Finally, male infertility may occasionally be the presenting manifestation of an underlying life-threatening condition. Failure to identify diseases such as testicular cancer or pituitary tumors may have serious consequences, including, in rare cases, death.

The goals of the optimal evaluation of male infertility are to identify:

  • potentially correctable conditions;
  • irreversible conditions that are amenable to assisted reproductive techniques using the sperm of the male partner;
  • irreversible conditions that are not amenable to the above, and for which donor insemination or adoption are possible options;
  • life- or health-threatening conditions that may underlie the infertility and require medical attention; and
    genetic abnormalities that may affect the health of offspring if assisted reproductive techniques are to be employed.

Dr. Martin Bastuba, Sperm & Semen Research Topics

Dr. Bastuba is conducting instrumental on-going research dedicated to continuously trying to improve pregnancies and live birth rates. Some of these research projects include:

  • DNA Fragmentation Index (DFI): The lowering of DNA fragmentation identified in the head of sperm that can lead to an increase in miscarriages7 (Bastuba et al. 2019. AUA).
  • Testicular Sperm Aspiration (TESA) Procedure Improvement: The ability to increase the volume and quality of sperm recovered from obstructive males for use in ART procedures. This abstract / paper will soon be published.
  • Comparison of) Testicular Sperm Aspiration (TESA) to Testicular Sperm Extraction (TESE) sperm analysis. An abstract to soon be published establishing with confidence that both types of sperm retrieval yield adequate and viable sperm for ART procedure.
  • Nutritional Supplements: Research comparing the semen analysis difference of a patient on specific nutritional supplements over a 3 month period.
  • Post Vasectomy Sperm Freezing: A research project designed to determine how much time after receiving a vasectomy a patient can continue to donate viable sperm.
  • Comparison of sperm wash techniques for IUI: A study on Pregnancy Rates Comparing Sperm Preparation via Sperm Wash Technique vs. Microfluidic Sperm Separation Device in Same Sex Patients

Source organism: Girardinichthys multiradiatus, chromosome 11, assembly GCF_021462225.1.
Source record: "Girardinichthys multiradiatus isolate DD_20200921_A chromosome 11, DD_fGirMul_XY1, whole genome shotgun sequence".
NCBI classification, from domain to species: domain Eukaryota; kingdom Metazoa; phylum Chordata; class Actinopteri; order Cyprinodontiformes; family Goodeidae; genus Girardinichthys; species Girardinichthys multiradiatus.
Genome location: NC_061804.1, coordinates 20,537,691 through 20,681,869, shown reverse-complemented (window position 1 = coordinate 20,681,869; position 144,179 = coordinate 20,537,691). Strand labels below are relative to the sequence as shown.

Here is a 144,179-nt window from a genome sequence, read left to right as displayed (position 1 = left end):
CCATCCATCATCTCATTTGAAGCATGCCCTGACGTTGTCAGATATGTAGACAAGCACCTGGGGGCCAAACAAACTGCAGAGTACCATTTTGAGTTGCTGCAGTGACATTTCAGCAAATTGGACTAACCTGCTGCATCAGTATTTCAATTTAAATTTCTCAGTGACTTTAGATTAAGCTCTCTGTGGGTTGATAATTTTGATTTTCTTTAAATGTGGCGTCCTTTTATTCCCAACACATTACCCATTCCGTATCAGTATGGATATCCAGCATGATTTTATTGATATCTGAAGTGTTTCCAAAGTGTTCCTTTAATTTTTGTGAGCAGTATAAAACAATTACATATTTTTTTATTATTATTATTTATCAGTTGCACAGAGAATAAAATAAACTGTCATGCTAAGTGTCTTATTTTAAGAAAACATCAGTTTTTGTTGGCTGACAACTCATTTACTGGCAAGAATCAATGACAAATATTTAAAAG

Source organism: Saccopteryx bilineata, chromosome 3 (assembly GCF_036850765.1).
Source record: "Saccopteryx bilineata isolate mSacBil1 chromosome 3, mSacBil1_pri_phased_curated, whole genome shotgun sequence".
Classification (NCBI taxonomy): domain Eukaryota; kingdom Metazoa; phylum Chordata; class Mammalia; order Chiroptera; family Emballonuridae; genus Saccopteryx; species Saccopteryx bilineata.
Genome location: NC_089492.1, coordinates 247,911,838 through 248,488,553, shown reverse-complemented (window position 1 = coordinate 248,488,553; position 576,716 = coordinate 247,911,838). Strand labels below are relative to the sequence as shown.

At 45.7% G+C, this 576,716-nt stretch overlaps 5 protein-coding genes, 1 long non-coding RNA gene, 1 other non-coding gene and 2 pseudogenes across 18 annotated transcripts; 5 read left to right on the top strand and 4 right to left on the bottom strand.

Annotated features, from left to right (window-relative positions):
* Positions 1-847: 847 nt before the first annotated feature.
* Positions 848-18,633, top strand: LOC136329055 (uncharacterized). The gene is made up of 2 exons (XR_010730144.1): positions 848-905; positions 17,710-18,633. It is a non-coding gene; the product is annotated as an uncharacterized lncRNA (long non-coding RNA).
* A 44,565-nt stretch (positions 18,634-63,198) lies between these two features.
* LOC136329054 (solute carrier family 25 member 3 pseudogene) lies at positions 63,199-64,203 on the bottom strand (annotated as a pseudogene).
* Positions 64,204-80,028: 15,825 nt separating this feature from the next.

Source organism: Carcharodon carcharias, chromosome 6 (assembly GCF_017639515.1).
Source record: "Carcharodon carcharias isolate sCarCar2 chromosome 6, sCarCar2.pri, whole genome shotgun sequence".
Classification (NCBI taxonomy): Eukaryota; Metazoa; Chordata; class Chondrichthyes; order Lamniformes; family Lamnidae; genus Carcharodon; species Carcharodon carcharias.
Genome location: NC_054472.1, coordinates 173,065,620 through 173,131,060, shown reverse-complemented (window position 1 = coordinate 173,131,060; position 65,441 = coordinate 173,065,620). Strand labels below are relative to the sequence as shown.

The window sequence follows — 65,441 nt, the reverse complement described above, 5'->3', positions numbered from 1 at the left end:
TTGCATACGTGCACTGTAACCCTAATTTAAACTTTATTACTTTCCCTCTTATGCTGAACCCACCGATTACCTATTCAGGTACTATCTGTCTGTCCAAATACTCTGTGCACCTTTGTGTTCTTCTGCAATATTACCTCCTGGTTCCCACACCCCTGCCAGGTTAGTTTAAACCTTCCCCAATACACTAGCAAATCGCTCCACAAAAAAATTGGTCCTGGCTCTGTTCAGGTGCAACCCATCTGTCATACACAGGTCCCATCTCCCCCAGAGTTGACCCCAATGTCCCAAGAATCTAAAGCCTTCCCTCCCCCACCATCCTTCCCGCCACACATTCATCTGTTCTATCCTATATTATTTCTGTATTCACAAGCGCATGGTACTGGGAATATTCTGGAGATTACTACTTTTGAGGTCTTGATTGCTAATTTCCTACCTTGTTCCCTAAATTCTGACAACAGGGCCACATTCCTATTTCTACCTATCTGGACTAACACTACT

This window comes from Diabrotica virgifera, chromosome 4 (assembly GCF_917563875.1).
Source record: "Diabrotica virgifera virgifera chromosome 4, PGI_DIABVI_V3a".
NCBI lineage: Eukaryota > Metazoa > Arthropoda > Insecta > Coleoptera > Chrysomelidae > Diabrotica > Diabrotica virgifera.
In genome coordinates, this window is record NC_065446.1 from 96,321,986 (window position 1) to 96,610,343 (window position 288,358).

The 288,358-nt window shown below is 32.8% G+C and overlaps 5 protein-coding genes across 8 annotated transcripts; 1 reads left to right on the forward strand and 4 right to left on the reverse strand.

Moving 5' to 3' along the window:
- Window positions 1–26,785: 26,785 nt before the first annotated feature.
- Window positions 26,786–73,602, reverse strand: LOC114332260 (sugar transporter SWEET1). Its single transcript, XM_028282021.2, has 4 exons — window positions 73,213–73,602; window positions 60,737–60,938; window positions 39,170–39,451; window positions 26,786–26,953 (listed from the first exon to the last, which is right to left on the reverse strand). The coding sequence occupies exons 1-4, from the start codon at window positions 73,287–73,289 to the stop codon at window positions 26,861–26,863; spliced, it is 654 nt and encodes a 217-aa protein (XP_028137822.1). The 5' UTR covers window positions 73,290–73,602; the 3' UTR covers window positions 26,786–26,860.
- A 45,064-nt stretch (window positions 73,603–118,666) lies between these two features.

1. Jarow J, Sigman M, Kolettis P, Lipschultz L, McClure D, Nangia A, Naughton C, Prins G, Sandlow J, Schlegel P. 2011. Optimal Evaluation of the Infertile Male. American Urological Association.
  2. World Health Organization, Department of Reproductive Health and Research. 2010. WHO laboratory manual for the examination and processing of human semen. 5th Edition.
  3. Leung A, Mira J, Wayland Hsiao. 2014. Updates on sperm retrieval techniques. Translational Andrology and Urology. Volume 3(1):94-101.
  4. Bastuba M, Cohen M, Bastuba A, Biewenga E, Rocco N. 2019. Comparison of testicular sperm aspiration to testicular sperm extraction in men with obstructive azoospermia. Fertility and Sterility. Volume 11(4):e20.
  5. Pavlovich C, Schlegel P. 1997. Fertility options after vasectomy: a cost effectiveness analysis. Fertility and Sterility. Volume 67(1):133-141.
  6. Bastuba, M. (2020). Microfluidic Sperm Separation Device Dramatically Lowers DFI. Pacific Coast Reproductive Society, Indian Wells, CA.
  7. Bastuba M, Cohen M, Bastuba A, Rocco N. (November 2019) Initial Experience with Microfluidic Sperm Separation Device and DNA Fragmentation Index. American Urology Association Annual Meeting. Monterey, CA
  • Pacific Coast Reproductive Society logo
  • American Urological Association logo
  • Fellow American College of Surgeons logo
  • The American Society for Reproductive Medicine logo